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Comforting and hopeful depictions of the pandemic

Comforting and hopeful depictions of the pandemic

Dispatches from Limbo, a group exhibition, opened this weekend at LeLa Gallery - one of the few contemporary art galleries to open doors after the COVID-19 pandemic induced shut down of businesses. Behailu Bezabih, Dawit Abebe, Eyob Kitaba, Henok Melkamzer, Nahom Teklehaimanot, Tamrat Gezahegne, and Tewodros Hagos gathered to present an exhibition of works new and old.

Of course, Addis Fine Art has been open since September, presenting the talented Selome Muleta’s paintings and Fendika Art Gallery is preparing for a new exhibition opening this week but this will be the first show in Addis Ababa for all 7 artists.

“We are all, worldwide, in disbelief at the changes in our lives. As a pandemic sweeps the globe, millions dead, millions more infected, fears of death, thoughts of illness are paramount, and many of us exist in a state of limbo,” said Lilly Sahle, director of LeLa Gallery and curator of this exhibition, in her opening address. She added: “like many others, a form of paralysis set in, not knowing how to react – feeling dumbfounded as we all navigate this uncharted territory. I had to consider re-opening, and what that would mean. When I called the artists participating in this show I was uncertain how they would react, but everyone was eager to do something. Moving forwards, finding a new way to continue living, finding peace and beauty in the midst of disruption is our only path forwards.”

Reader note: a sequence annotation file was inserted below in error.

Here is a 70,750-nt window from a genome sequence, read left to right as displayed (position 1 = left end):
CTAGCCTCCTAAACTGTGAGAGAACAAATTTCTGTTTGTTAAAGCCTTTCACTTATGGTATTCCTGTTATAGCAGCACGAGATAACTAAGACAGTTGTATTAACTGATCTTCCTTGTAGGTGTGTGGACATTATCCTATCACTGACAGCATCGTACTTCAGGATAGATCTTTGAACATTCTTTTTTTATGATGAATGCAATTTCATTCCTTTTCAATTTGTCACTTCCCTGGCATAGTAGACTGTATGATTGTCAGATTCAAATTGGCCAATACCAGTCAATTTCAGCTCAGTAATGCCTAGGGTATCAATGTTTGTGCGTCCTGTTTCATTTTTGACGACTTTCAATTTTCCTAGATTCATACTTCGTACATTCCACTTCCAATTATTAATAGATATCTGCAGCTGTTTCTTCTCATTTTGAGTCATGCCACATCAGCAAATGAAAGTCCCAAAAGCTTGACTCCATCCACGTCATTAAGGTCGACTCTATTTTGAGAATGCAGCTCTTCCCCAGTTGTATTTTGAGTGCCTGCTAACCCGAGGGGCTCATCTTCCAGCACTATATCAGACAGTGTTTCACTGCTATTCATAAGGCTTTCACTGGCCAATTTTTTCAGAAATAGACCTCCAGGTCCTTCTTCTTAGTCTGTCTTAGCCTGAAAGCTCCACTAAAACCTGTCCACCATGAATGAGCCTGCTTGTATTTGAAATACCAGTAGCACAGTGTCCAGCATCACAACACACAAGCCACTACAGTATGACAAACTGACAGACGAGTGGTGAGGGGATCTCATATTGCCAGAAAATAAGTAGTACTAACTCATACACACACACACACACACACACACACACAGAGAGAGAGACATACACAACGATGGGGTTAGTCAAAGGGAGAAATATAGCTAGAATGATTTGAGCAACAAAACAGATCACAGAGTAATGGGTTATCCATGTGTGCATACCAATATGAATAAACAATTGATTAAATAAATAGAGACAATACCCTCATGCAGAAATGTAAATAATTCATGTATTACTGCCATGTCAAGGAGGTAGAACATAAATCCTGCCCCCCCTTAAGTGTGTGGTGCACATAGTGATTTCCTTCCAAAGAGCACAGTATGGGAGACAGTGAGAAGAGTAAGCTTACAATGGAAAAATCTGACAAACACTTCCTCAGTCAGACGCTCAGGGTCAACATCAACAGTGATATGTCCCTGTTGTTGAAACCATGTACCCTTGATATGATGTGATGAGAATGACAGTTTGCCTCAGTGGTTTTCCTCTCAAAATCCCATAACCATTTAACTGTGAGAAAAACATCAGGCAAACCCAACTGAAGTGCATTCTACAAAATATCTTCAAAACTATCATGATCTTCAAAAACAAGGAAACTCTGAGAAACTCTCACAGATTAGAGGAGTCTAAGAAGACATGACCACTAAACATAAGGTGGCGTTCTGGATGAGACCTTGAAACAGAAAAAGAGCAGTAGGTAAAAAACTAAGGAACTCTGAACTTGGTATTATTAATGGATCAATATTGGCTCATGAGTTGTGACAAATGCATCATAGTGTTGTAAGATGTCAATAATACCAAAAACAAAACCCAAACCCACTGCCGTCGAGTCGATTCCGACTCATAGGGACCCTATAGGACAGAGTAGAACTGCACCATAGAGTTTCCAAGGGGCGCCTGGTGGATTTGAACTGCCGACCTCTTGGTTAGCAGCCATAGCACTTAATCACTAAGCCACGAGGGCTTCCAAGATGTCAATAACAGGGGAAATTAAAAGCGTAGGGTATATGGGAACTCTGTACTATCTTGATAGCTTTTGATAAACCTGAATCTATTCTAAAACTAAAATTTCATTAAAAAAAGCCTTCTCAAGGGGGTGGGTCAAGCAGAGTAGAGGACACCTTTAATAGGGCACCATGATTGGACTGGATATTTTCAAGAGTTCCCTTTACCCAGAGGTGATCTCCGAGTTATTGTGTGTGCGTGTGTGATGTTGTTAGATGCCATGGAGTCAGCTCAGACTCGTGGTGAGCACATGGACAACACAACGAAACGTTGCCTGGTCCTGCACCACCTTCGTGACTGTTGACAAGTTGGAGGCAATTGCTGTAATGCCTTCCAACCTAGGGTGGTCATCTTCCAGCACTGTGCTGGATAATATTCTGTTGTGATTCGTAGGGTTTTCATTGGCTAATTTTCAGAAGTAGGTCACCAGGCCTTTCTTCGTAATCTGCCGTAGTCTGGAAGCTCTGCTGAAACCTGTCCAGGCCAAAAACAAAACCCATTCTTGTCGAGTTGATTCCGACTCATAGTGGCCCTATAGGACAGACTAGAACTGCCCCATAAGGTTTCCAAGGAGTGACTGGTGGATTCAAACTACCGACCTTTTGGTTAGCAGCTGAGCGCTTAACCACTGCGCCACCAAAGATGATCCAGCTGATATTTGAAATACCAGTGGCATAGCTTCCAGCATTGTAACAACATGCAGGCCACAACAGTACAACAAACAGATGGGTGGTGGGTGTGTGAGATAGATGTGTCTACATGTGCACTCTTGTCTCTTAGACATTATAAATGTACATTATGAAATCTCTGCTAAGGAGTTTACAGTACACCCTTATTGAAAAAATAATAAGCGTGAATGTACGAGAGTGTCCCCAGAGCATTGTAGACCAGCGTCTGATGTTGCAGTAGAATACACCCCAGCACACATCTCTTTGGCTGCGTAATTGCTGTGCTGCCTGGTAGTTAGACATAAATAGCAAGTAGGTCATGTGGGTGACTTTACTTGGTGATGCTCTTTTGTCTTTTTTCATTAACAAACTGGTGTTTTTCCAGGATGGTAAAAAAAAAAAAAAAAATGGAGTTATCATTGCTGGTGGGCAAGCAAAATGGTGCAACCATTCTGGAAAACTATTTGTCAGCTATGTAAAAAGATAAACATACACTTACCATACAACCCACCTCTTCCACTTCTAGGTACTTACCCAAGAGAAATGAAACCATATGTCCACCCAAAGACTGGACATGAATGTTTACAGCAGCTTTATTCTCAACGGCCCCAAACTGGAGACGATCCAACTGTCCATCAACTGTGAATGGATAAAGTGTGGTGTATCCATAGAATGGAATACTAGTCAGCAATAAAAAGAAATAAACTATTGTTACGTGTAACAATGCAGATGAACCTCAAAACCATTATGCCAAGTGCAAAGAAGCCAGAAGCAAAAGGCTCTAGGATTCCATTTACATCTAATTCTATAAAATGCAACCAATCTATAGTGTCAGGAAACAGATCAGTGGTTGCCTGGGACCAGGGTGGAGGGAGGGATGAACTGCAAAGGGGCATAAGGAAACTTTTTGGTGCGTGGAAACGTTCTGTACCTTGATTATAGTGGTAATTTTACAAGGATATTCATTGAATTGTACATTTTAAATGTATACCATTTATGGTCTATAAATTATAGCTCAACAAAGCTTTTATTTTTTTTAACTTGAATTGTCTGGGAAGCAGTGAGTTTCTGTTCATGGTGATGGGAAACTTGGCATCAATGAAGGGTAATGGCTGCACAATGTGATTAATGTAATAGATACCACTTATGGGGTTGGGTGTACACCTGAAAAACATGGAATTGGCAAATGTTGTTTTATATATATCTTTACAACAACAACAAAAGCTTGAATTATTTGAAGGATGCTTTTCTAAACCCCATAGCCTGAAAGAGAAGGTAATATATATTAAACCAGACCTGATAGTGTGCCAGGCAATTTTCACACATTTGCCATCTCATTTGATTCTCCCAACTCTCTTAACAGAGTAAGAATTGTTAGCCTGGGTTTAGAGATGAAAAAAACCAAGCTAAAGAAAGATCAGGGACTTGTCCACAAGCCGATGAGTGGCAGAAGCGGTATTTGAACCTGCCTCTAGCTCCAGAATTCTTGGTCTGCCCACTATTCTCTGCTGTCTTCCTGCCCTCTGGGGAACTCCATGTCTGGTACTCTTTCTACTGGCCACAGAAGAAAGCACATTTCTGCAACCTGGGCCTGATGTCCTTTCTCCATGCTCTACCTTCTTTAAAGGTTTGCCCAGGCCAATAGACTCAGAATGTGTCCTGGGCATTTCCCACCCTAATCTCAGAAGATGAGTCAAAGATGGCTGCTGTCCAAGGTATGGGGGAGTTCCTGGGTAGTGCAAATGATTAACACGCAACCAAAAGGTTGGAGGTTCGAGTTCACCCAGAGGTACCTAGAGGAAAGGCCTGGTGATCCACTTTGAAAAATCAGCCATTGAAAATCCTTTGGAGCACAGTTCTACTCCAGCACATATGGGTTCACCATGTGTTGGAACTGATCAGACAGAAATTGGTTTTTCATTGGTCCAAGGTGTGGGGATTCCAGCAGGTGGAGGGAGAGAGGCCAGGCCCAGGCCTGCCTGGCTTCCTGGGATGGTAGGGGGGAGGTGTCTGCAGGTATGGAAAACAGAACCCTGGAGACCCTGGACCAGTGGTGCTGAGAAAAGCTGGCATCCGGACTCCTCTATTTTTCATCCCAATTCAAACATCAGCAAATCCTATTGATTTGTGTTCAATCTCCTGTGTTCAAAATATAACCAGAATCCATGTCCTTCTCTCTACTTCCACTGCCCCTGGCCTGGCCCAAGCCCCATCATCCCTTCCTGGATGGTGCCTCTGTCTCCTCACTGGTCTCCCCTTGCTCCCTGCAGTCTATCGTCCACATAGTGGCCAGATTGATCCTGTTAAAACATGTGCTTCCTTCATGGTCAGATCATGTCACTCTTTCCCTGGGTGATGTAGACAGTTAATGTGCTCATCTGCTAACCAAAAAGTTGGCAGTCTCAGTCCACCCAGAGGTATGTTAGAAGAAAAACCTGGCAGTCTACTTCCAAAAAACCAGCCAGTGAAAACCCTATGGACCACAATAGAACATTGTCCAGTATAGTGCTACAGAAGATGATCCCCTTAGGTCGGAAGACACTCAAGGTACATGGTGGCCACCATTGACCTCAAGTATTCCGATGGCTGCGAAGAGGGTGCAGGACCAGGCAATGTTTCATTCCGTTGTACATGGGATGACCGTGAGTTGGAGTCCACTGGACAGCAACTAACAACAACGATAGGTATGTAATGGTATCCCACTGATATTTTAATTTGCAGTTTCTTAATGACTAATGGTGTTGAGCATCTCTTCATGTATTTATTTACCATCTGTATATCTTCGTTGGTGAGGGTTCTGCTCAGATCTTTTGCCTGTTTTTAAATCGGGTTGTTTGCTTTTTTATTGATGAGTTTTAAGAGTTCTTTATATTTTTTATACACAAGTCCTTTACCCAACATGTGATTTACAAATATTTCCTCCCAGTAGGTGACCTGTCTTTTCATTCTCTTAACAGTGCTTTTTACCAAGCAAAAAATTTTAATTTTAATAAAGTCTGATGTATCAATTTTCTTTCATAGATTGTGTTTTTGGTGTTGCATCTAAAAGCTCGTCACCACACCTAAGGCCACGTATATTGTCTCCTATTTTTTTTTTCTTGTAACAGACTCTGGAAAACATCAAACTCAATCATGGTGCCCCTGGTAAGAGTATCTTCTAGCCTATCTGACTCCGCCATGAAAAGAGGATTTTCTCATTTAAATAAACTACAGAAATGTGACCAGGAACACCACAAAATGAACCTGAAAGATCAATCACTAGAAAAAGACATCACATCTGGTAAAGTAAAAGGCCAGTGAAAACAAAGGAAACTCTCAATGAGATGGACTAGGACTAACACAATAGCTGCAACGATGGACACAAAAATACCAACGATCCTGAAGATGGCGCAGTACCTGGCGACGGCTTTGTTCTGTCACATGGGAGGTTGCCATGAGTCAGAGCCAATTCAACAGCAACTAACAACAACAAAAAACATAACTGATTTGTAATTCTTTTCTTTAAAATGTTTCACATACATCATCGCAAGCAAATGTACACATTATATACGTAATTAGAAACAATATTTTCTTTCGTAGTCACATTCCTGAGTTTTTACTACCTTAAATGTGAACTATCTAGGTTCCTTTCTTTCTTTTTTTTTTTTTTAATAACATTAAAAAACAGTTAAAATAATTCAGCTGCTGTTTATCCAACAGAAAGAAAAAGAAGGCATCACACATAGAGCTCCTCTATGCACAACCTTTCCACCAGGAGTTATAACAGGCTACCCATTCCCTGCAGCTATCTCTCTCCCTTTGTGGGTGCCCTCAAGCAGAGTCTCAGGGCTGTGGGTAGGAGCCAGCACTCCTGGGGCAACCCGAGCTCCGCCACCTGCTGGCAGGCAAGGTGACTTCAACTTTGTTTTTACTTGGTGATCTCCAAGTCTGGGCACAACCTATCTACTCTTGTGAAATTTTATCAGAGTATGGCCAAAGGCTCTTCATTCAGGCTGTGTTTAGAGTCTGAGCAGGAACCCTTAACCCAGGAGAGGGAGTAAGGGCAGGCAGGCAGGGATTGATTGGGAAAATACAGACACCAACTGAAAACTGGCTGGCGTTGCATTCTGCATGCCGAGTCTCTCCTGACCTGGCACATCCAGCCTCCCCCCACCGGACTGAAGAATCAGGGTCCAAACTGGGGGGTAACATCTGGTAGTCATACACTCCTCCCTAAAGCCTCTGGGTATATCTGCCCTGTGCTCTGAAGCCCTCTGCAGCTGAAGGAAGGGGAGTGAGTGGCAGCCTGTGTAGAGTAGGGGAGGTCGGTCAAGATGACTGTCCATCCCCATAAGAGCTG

Lilly has gathered big names in Ethiopian art to showcase their works and offer a reprieve from the past few months of stasis. The art scene got a well-deserved breath of fresh air as artists who haven’t seen each other in several months and those of us who have missed art exhibitions came together. As to why all the artists in this group show were men, Lilly answered, “We’ll do women next time. These artists seemed to work best together.”

Behailu Bezabih previewed new works primarily motivated by the COVID-19 pandemic. One especially moving piece shows a man holding a lantern, guiding a mayhem of ambulances. He remarked: “My work is about our current situation. It is the truth. We’re all looking for a solution and that is where life is found. Everything that’s happening is not just about us, it’s a global phenomenon.”

According to Behailu, this painting was inspired by a particular incident near his home where an ambulance couldn’t locate the ailing person’s home at night and a man had to guide them with a torchlight. Behailu often chooses highly relevant moments, events, or ideas as entry points to explore the ways society is affected by subtle details and nuances. He has adopted a simple drawing technique and soft colors to capture and tame adrenaline-filled moments.

Behailu worked on these pieces during the stay at home. “It’s not an easy time. Your spirit must be free to work and be productive. Artists’ lives are not like they used to be.”